The other thing I would mention is the time horizon. While such a portfolio has positive expected outperformance every day, what’s expected doesn’t always happen. But the probability of what’s expected happening increases the longer the holding period. That’s what you see if you extend the holding period to ten years or 20 years — the possibility of negative size, value or profitability premiums decreases dramatically. So for folks with long horizons, the probability of them realising those premiums goes up.
RP: But is there a danger that, as more and more tilt towards these factors, the premiums associated with them will eventually disappear?
GO’R: To address that question you have to ask, is there a danger that people demand the same expected return to hold every stock in the world? If the answer to that question is Yes, and there’s no difference in expected returns across stocks, there’ll be no premiums of any kind. I think the probability of that happening is small. People demand differences in expected returns to hold different securities for lots of different reasons. Differences in perceived risk may be one of those reasons. But I think it’s a highly unlikely state of the world where, with every stock, no matter what the stock, investors are willing to hold each and every one of those at exactly the same rate of return.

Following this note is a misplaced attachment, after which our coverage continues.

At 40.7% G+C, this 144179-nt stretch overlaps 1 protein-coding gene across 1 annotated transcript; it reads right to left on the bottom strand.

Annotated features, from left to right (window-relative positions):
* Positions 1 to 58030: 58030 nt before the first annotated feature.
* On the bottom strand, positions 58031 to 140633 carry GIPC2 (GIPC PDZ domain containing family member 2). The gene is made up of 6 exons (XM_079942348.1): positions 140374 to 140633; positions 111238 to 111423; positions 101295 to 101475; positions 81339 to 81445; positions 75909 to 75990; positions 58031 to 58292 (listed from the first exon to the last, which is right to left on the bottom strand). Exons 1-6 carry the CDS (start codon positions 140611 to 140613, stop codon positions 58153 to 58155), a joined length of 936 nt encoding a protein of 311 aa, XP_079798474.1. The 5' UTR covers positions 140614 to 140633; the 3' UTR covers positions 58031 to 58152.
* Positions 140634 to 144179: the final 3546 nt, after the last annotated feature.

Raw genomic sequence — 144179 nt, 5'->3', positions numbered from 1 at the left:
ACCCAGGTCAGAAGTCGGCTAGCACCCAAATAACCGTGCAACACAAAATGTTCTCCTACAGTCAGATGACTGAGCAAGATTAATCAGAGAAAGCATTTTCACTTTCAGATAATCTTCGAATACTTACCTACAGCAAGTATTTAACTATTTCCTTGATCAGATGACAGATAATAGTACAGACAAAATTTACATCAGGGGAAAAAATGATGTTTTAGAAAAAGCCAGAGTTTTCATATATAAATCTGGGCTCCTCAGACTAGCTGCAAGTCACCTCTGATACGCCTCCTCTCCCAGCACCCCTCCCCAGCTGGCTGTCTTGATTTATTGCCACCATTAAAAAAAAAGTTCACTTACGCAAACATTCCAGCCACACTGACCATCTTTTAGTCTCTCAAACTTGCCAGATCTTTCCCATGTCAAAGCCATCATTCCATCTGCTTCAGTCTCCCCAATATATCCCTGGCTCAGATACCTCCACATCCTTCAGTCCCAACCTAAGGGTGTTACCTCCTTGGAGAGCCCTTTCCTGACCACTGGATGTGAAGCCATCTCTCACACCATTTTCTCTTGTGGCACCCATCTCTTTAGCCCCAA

As soon as you have differences in expected returns, that’s a discount rate effect, and you’ve got value and profitability premiums. What’s value telling you? People are willing to pay a lower price for this stock and a higher price for that stock. Low price, high discount rate. Profitability? This stock has higher expected cash flows than that stock. High profitability versus low profitability. If the price is the same, there’s a higher discount rate. As soon as you acknowledge that there can be differences in expected returns across stocks, it implies you have premiums.
Now, the question becomes, what’s the expected magnitude of those premiums? Could they decrease over time? That’s a possibility, though it’s something that’s difficult to measure one way or the other. They can get bigger or smaller for lots of different reasons. The way that we at Dimensional think about it is that if you take a measured approach, so that you still remain globally diversified, with thousands of stocks in your portfolio, even if the premiums are smaller or bigger (and you don’t know what they’re going to be in the future), you’ll end up with a good investment solution.